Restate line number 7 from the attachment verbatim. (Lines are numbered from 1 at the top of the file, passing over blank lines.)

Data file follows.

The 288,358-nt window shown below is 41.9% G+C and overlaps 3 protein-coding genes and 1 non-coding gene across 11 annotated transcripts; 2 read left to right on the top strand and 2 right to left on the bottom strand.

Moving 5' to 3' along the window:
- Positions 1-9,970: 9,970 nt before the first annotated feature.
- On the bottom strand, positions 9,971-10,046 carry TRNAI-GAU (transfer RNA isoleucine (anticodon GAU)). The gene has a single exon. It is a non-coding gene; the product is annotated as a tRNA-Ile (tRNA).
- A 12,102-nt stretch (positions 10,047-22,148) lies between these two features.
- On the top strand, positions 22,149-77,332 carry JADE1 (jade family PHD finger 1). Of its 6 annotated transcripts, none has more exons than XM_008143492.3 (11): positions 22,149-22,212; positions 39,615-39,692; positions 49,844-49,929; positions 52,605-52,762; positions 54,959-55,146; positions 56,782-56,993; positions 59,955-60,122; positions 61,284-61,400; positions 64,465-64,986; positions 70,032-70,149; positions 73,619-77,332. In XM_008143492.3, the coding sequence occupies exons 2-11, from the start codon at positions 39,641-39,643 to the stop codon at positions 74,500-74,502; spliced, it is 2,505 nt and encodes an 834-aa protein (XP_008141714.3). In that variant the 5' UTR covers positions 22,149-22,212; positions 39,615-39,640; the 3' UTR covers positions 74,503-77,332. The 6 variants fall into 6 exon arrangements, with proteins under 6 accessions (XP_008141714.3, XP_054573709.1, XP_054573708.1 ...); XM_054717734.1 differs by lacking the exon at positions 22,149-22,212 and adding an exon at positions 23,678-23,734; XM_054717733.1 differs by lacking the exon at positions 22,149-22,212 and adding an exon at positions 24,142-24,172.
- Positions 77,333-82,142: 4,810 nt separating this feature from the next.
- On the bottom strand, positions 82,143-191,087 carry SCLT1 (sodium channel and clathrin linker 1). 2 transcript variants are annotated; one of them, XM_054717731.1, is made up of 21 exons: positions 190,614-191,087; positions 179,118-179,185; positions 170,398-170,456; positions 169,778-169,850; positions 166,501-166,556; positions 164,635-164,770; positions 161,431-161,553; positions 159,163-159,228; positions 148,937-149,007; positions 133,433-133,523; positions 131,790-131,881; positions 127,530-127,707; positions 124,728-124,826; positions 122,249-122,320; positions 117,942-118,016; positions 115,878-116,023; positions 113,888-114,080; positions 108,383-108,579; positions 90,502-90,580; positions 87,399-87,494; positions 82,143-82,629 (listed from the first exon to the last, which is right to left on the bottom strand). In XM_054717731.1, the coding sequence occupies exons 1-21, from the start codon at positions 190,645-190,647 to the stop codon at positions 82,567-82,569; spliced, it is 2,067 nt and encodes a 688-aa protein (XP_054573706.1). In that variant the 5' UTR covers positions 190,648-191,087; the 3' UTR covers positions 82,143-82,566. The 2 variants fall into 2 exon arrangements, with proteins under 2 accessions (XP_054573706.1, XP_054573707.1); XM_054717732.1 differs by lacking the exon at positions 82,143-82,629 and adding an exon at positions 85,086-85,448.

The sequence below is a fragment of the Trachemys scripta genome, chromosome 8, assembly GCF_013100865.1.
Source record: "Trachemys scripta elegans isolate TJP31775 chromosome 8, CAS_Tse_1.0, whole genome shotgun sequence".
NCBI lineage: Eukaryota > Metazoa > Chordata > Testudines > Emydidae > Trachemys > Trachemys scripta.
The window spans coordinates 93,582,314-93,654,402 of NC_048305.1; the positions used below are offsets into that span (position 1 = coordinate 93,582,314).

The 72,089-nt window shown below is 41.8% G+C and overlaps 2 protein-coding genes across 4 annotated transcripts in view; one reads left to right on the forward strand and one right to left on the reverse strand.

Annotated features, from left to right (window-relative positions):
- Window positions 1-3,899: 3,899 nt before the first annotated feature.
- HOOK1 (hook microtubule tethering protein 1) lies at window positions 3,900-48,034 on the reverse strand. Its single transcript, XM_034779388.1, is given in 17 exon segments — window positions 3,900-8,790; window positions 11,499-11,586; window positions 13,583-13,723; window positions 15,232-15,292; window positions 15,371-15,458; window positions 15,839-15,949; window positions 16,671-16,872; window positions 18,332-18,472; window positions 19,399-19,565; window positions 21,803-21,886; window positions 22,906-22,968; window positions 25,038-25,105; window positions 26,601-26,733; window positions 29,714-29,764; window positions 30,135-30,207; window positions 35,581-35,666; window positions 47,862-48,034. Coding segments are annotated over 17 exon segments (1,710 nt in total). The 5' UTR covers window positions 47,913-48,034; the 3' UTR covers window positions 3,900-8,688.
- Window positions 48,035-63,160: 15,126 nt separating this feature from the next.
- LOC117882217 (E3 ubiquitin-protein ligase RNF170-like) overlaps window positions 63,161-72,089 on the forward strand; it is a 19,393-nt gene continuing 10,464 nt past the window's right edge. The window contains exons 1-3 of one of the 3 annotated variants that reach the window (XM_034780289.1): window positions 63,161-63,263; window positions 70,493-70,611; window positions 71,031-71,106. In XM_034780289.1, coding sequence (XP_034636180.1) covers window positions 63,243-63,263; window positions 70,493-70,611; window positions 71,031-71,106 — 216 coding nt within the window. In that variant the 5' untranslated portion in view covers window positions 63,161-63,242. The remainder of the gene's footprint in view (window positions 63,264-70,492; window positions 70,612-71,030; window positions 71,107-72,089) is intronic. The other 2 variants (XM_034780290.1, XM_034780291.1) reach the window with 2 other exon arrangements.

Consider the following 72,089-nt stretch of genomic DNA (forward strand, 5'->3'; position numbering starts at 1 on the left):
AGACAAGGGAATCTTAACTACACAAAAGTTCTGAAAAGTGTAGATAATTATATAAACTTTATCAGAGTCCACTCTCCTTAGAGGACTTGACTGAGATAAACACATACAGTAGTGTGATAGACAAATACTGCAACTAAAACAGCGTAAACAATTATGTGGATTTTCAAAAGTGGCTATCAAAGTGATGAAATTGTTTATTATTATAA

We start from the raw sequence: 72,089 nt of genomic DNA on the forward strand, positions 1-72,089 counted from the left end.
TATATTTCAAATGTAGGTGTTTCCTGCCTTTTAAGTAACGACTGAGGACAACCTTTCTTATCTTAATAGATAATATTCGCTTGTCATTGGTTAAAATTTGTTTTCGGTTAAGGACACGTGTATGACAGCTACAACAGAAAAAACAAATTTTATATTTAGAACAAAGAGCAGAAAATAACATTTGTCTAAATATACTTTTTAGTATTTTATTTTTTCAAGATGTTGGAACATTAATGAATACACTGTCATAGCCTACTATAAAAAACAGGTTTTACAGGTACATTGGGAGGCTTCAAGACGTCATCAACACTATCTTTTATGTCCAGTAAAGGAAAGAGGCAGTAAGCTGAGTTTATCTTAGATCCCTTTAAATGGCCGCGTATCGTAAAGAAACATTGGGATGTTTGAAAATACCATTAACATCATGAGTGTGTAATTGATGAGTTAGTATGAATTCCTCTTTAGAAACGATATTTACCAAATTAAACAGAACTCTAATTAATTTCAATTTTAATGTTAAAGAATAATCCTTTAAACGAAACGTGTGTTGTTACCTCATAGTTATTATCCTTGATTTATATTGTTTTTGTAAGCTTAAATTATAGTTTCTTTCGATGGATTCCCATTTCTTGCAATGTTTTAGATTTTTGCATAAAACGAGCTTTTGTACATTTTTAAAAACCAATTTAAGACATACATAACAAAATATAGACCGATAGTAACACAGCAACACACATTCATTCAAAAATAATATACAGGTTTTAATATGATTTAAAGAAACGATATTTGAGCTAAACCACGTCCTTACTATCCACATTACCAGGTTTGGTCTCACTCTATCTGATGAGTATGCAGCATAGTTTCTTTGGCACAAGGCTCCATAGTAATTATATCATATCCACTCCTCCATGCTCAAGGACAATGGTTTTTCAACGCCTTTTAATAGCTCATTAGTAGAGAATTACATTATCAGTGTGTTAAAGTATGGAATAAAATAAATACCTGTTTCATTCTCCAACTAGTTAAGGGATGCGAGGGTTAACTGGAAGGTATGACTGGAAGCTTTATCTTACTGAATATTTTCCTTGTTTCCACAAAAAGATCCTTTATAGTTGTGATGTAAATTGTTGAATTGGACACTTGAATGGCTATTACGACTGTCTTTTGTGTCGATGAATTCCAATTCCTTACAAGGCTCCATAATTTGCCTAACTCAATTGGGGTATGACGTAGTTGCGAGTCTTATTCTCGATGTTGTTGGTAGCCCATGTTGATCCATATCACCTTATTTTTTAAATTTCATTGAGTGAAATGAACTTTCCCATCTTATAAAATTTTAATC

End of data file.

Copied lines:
- Positions 77,333-82,142: 4,810 nt separating this feature from the next.